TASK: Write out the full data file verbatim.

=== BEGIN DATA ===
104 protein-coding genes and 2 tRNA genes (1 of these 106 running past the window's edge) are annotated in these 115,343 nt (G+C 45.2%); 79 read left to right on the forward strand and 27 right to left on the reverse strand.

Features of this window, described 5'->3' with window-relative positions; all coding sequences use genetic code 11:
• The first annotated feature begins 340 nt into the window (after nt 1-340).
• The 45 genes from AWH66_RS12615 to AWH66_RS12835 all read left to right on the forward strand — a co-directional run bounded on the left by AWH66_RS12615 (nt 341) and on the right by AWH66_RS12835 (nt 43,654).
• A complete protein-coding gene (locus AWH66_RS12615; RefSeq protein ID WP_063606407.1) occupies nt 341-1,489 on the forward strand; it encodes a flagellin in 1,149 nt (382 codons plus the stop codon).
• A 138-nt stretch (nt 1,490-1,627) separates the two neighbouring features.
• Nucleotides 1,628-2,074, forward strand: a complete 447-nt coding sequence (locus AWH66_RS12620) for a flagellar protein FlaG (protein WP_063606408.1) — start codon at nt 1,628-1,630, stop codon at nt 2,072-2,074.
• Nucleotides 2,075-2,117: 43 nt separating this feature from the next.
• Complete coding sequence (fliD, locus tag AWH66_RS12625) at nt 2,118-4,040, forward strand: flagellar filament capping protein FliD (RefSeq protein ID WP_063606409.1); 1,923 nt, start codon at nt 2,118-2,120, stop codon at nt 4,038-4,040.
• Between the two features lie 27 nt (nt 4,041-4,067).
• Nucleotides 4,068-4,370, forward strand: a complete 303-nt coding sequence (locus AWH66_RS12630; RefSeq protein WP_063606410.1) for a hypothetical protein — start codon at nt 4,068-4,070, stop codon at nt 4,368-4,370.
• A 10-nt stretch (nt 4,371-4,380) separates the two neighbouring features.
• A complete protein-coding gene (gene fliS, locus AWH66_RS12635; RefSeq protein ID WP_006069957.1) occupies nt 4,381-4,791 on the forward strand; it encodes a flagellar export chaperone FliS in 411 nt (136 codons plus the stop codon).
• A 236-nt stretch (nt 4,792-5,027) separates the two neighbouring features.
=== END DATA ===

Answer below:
104 protein-coding genes and 2 tRNA genes (1 of these 106 running past the window's edge) are annotated in these 115,343 nt (G+C 45.2%); 79 read left to right on the forward strand and 27 right to left on the reverse strand.

Features of this window, described 5'->3' with window-relative positions; all coding sequences use genetic code 11:
• The first annotated feature begins 340 nt into the window (after nt 1-340).
• The 45 genes from AWH66_RS12615 to AWH66_RS12835 all read left to right on the forward strand — a co-directional run bounded on the left by AWH66_RS12615 (nt 341) and on the right by AWH66_RS12835 (nt 43,654).
• A complete protein-coding gene (locus AWH66_RS12615; RefSeq protein ID WP_063606407.1) occupies nt 341-1,489 on the forward strand; it encodes a flagellin in 1,149 nt (382 codons plus the stop codon).
• A 138-nt stretch (nt 1,490-1,627) separates the two neighbouring features.
• Nucleotides 1,628-2,074, forward strand: a complete 447-nt coding sequence (locus AWH66_RS12620) for a flagellar protein FlaG (protein WP_063606408.1) — start codon at nt 1,628-1,630, stop codon at nt 2,072-2,074.
• Nucleotides 2,075-2,117: 43 nt separating this feature from the next.
• Complete coding sequence (fliD, locus tag AWH66_RS12625) at nt 2,118-4,040, forward strand: flagellar filament capping protein FliD (RefSeq protein ID WP_063606409.1); 1,923 nt, start codon at nt 2,118-2,120, stop codon at nt 4,038-4,040.
• Between the two features lie 27 nt (nt 4,041-4,067).
• Nucleotides 4,068-4,370, forward strand: a complete 303-nt coding sequence (locus AWH66_RS12630; RefSeq protein WP_063606410.1) for a hypothetical protein — start codon at nt 4,068-4,070, stop codon at nt 4,368-4,370.
• A 10-nt stretch (nt 4,371-4,380) separates the two neighbouring features.
• A complete protein-coding gene (gene fliS, locus AWH66_RS12635; RefSeq protein ID WP_006069957.1) occupies nt 4,381-4,791 on the forward strand; it encodes a flagellar export chaperone FliS in 411 nt (136 codons plus the stop codon).
• A 236-nt stretch (nt 4,792-5,027) separates the two neighbouring features.